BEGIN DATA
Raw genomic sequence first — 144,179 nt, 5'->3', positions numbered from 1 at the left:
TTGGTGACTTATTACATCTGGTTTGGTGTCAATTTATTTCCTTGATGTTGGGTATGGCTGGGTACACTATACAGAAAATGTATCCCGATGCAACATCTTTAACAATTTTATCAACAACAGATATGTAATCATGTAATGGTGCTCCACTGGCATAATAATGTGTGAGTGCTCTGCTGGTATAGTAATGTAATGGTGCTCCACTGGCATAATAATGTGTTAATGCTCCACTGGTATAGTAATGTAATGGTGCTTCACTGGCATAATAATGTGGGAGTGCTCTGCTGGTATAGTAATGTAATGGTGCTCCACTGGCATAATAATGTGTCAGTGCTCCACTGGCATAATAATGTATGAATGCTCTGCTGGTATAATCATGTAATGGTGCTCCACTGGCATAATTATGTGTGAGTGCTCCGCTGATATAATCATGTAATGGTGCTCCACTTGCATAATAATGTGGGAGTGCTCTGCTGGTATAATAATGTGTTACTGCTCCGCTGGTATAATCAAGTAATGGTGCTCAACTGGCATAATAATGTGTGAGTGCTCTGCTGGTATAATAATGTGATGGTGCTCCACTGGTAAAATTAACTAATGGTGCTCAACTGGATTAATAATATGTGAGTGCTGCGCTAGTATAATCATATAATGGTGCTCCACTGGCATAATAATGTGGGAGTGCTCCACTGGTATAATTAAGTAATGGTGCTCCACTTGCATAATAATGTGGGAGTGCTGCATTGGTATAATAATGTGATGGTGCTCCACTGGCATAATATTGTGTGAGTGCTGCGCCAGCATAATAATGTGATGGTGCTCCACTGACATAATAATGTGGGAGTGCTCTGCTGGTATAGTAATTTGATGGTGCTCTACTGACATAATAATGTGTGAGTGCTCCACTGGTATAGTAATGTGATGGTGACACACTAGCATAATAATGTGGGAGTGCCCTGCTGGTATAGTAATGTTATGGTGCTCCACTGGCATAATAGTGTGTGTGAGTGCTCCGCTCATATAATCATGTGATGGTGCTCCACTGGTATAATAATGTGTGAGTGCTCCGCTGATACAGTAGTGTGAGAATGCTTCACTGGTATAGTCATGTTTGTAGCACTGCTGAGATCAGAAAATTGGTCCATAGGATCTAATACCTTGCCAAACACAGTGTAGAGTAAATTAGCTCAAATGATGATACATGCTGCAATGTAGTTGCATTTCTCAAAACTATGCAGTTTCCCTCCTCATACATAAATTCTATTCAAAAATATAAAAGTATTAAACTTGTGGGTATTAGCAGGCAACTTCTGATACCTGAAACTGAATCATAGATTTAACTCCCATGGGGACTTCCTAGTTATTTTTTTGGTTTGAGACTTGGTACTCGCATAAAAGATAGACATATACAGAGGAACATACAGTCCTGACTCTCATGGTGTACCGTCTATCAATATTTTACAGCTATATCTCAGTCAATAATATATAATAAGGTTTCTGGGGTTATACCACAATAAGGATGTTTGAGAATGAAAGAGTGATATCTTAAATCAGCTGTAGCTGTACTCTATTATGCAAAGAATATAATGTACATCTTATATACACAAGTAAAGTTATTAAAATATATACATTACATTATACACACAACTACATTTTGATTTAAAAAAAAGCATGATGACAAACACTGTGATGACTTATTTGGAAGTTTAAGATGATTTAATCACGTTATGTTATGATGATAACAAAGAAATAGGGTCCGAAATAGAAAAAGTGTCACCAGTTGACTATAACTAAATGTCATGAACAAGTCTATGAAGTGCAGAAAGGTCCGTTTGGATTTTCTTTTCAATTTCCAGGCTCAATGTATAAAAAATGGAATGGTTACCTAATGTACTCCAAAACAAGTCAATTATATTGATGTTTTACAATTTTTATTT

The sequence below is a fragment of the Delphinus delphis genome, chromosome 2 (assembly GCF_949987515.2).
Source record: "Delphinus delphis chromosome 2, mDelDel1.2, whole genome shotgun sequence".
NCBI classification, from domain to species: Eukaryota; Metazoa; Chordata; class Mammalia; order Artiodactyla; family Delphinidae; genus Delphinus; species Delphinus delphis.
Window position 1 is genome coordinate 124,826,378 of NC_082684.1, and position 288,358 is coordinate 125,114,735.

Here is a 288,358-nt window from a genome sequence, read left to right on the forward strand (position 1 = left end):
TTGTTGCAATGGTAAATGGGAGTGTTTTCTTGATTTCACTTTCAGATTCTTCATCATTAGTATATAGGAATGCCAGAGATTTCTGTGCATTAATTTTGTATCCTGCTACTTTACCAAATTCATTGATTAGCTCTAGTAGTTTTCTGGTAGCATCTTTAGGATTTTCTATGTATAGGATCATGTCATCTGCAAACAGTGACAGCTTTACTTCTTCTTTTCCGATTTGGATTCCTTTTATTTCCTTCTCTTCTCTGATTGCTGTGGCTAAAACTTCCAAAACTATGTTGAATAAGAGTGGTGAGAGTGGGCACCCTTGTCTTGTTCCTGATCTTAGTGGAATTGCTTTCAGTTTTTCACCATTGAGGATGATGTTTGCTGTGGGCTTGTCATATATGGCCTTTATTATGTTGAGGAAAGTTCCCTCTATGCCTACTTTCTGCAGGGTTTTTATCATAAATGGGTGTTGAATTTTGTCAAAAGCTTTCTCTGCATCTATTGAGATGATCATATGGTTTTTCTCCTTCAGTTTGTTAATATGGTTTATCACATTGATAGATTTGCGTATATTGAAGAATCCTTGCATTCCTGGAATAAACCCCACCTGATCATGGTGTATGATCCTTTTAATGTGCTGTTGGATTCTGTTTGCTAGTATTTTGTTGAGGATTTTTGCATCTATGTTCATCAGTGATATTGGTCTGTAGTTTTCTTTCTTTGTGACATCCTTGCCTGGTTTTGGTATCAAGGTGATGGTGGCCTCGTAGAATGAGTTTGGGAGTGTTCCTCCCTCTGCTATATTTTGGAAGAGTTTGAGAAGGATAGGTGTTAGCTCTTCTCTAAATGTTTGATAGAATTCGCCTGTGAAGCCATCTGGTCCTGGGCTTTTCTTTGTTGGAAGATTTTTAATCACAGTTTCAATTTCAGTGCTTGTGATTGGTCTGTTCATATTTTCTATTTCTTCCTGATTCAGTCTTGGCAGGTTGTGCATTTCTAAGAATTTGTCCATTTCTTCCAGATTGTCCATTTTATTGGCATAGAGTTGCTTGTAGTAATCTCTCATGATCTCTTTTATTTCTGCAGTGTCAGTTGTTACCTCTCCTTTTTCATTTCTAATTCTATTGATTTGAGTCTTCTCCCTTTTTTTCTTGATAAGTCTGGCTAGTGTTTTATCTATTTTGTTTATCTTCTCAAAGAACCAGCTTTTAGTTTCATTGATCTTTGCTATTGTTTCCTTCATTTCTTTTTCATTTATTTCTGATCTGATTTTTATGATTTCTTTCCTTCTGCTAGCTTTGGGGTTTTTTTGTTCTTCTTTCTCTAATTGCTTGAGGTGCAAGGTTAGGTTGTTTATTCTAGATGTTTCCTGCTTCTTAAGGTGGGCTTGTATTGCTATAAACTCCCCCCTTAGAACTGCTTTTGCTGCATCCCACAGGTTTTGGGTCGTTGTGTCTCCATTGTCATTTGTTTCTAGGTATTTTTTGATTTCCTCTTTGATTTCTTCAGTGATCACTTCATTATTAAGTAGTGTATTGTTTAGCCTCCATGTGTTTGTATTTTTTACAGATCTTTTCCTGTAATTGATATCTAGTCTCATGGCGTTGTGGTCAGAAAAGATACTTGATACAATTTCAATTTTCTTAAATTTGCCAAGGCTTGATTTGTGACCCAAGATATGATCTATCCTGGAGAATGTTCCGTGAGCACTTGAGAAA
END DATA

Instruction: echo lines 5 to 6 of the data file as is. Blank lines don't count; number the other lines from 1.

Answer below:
NCBI classification, from domain to species: Eukaryota; Metazoa; Chordata; class Mammalia; order Artiodactyla; family Delphinidae; genus Delphinus; species Delphinus delphis.
Window position 1 is genome coordinate 124,826,378 of NC_082684.1, and position 288,358 is coordinate 125,114,735.